Parents naturally want what is best for their child, particularly when it comes to education. If a parent is not very familiar with inclusive education or had a child in an inclusive school, they have many questions and concerns. While too numerous to list, here is the top 3 frequently asked questions about inclusive education:
Why isn’t there an inclusion program in my child’s school?
Inclusive education is not considered a program that can be offered by schools. Inclusive education is a philosophy that the entire school district must believe in and support. The belief that all children should have equal access to education must permeate through entire schools, not just one classroom. True inclusion should happen on the playground, at lunchtime, during school assemblies and on field trips. Students should also be able to transition from one inclusive school to another. To have one inclusive classroom in a school would defeat the purpose of true inclusion. It seems more like segregation, doesn’t it?
2. My daughter with special needs is currently in a self-contained class. Soon she will begin to go to the Grade 3 class for Music and PE. Is that inclusion?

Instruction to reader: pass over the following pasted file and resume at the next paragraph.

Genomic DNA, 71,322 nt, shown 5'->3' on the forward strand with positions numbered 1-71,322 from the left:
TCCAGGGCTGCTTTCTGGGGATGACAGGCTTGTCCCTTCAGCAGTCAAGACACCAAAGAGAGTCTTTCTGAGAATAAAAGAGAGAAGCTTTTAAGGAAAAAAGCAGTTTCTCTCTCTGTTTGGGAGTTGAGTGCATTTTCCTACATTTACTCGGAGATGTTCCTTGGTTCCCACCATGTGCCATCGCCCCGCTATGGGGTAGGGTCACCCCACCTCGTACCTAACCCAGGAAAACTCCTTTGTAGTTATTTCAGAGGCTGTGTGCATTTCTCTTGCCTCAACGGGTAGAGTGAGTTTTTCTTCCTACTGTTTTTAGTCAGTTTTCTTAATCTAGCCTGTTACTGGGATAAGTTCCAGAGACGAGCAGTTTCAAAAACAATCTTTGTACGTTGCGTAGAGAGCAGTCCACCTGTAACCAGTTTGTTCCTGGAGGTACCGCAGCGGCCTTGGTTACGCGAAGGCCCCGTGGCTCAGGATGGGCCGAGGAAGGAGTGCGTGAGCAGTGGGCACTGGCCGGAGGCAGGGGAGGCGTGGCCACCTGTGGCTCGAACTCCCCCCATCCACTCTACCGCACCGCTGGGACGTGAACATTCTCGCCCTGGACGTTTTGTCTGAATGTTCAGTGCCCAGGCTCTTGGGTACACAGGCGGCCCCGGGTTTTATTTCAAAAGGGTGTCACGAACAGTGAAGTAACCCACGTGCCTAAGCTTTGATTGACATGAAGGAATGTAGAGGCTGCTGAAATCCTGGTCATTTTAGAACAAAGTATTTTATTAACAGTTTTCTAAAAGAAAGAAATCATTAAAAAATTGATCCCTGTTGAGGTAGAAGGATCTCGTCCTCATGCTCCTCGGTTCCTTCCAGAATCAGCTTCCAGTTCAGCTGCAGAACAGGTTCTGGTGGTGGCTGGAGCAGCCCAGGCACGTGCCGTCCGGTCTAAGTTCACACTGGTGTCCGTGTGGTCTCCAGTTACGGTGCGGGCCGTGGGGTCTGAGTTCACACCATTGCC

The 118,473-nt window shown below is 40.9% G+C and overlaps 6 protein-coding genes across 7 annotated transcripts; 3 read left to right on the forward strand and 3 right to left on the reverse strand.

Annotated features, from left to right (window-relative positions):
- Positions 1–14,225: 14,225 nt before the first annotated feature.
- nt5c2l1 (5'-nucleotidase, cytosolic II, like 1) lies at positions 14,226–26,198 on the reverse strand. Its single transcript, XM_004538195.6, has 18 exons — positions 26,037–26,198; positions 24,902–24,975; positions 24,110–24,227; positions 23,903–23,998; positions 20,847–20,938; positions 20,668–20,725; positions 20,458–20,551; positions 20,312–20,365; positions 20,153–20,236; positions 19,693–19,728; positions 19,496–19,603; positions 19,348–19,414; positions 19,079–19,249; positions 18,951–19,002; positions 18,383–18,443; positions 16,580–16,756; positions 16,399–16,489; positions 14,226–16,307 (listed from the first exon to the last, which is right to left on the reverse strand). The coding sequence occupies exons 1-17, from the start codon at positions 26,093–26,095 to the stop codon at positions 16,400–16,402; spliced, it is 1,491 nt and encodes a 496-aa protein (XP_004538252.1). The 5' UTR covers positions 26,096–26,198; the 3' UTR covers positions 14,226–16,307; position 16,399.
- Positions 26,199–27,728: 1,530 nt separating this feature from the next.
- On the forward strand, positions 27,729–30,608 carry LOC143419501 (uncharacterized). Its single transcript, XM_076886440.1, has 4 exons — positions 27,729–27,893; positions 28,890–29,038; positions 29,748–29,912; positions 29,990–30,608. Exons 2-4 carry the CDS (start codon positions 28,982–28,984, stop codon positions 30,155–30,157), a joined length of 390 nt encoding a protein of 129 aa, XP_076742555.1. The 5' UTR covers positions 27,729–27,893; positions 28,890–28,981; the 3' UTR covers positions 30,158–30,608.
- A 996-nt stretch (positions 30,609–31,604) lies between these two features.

A truly inclusive environment is one in which a child with different abilities is a fully active member of a general education classroom – not just for PE, Art or Music – but for all subjects. An inclusive school provides equal access to school routines and programs. Lunch and recess are together, students participate in assemblies, and extracurricular activities are timed to include as many children and families as possible. Inclusion is a way of interacting with one another, not a place to go to for an hour every day.
3. How can one teacher handle the different abilities in an inclusive class?
Teachers will always have differing ability levels in one class, whether it is inclusive or not. For example, not every child in a Grade One class is reading at the same level. All teachers are trained to provide work that is appropriate for a child’s level through an approach called differentiated learning. However, in an inclusive school, the classroom teacher and students benefit from extra help. Support services from school specialists and outside agencies are available to help the classroom teacher provide lessons for children with extra or special needs. In addition, paraprofessionals and co-teachers are placed in inclusive classrooms to provide more one-to-one assistance. In fact, all students in an inclusive class receive more attention because of the additional support.
For more information about inclusive education, please check out Nicole’s website, http://www.theinclusiveclass.com.